Opened 10 months ago

Last modified 9 months ago

#9131 new task

Experiment with a dedicated solver for Coercible

Reported by: nomeata Owned by:
Priority: low Milestone:
Component: Compiler Version: 7.8.2
Keywords: Cc:
Operating System: Unknown/Multiple Architecture: Unknown/Multiple
Type of failure: None/Unknown Test Case:
Blocked By: Blocking:
Related Tickets: Differential Revisions:

Description

This is something that I might want to do some time; it should not distract us from working and improving the current design and implementation. But I think it should be explored.

Currently Coercible appears as a type class, we have instances to explain it, and use the existing solver to solve them. The last part sometimes causes problems:

  • the order the instances are tried matters, there might be dead ends (#9117)
  • recursive newtypes are not handled as good as they could be.

It would be worth exploring if a dedicated solver for Coercible constraints could solve these issues. It could replace the existing getCoercibleInst. Given a constraint Coercible s t it would solve it completely, do nothing or (and this is not planned out yet) return some sufficient and in some sense primitive constraint that should appear in inferred type signatures etc.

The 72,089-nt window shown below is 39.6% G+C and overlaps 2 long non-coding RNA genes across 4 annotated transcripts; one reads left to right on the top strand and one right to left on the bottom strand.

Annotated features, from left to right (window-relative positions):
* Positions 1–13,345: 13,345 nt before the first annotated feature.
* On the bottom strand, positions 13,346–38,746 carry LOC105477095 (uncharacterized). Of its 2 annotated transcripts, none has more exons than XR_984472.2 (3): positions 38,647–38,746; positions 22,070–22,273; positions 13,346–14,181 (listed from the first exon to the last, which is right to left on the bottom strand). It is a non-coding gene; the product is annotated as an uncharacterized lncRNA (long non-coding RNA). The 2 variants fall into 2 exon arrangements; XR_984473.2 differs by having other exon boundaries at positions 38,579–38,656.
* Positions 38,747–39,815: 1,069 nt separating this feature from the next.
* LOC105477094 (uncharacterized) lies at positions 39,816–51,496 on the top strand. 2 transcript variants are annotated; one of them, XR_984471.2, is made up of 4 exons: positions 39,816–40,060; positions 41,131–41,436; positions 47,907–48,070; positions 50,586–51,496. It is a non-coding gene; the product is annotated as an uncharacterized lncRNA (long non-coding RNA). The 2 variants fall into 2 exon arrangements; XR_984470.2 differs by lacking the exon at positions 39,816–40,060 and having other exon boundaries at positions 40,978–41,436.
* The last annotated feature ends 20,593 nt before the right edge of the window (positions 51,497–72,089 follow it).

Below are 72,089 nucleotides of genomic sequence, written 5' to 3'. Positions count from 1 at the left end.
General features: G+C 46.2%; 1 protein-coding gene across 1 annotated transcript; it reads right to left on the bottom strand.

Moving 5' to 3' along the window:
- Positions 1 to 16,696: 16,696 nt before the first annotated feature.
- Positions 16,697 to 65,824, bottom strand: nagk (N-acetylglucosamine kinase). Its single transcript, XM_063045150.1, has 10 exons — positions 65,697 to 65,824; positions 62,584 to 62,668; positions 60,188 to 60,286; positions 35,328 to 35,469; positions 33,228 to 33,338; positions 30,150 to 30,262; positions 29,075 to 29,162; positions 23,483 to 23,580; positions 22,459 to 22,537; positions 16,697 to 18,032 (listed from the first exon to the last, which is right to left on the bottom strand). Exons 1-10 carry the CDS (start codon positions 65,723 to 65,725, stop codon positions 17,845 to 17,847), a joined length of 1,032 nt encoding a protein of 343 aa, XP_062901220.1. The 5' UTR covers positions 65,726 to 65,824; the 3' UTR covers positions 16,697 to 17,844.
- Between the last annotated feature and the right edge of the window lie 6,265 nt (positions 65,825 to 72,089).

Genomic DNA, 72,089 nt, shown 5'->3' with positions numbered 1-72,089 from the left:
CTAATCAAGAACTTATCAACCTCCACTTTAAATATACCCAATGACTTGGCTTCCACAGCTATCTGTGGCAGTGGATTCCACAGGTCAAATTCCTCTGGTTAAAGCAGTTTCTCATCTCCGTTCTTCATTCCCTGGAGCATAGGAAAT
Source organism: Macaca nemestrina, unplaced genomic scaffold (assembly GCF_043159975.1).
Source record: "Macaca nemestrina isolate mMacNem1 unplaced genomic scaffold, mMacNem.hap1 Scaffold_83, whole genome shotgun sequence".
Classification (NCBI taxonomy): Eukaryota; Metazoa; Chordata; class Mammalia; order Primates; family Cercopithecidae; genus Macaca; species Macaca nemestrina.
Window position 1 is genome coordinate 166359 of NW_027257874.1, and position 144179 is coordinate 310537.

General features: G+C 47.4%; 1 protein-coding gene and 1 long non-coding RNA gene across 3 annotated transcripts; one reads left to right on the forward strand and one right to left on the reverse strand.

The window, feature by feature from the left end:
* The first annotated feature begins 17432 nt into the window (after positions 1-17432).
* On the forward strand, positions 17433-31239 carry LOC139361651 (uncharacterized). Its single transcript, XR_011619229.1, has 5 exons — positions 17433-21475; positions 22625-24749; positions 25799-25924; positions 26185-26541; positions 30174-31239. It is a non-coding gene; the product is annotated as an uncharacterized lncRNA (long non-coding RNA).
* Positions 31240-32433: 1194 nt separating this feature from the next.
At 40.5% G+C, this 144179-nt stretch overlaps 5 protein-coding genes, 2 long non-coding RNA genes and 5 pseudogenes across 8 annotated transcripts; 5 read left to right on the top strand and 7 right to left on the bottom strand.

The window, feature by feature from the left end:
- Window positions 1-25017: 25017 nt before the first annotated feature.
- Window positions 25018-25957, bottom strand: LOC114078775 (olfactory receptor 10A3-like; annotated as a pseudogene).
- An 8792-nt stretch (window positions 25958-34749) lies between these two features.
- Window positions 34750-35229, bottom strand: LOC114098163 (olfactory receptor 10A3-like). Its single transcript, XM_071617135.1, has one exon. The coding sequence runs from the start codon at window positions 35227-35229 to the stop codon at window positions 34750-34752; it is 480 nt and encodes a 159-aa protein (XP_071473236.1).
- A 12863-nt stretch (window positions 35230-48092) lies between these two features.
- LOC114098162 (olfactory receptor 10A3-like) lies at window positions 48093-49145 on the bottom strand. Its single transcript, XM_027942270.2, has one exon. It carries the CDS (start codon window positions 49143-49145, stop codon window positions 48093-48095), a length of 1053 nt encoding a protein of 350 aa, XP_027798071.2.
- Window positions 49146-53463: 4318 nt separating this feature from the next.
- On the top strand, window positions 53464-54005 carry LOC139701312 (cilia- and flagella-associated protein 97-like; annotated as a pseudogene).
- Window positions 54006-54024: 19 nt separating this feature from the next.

Ideally we could still explain Coercible in terms of the instances written in the ICFP’14 paper, and simply state „GHC will find a solution using these instances, if there are any.“ instead of „The usual solver is employed, it might run into dead ends (or not, hard to tell).“

When tackling this task, I should do something that I keep postponing (because I don’t like to admit my lack of knowlege about that) but I think is really important: What are the theoretical properties of solving Coercible constraints? Is it even decidable? Semi decidable? Are there existing standard algorithms? How does this relate to SMT solving? And why don’t I know these things...

Change History (6)

comment:1 Changed 10 months ago by nomeata

What are the theoretical properties of solving Coercible constraints? Is it even decidable? Semi decidable? Are there existing standard algorithms? How does this relate to SMT solving? And why don’t I know these things...

Pondering this a bit, I think it is unsolvable, as we can encode the problem of whether two simply typed lambda terms with fix are equivalent. (It’s simply typed because our types are kinded).

For fix :: (* -> *) -> *, we need

newtype Fix1 f = Fix1 (f (Fix1 f))

(and similar code for fix at higher types).

So given a lambda expression, we do full lambda lifting to give the lambdas names, eta-expand according to their type and turn them into newtypes.

module Lambda where

import Data.Coerce

newtype Fix1 f   = Fix1 (f (Fix1 f))
newtype Fix2 f x = Fix2 (f (Fix2 f) x)

-- lambda terms
-- a = λ f. λ y. f (f y)        :: (* -> *) -> * -> *
-- b = λ f. λ y. fix (λ x. f x) :: (* -> *) -> * -> *

-- lambda lifted
-- a1 f y = f (f y)
-- a f = a1 f

-- b1 f x = f x
-- b2 f y = fix (b1 f)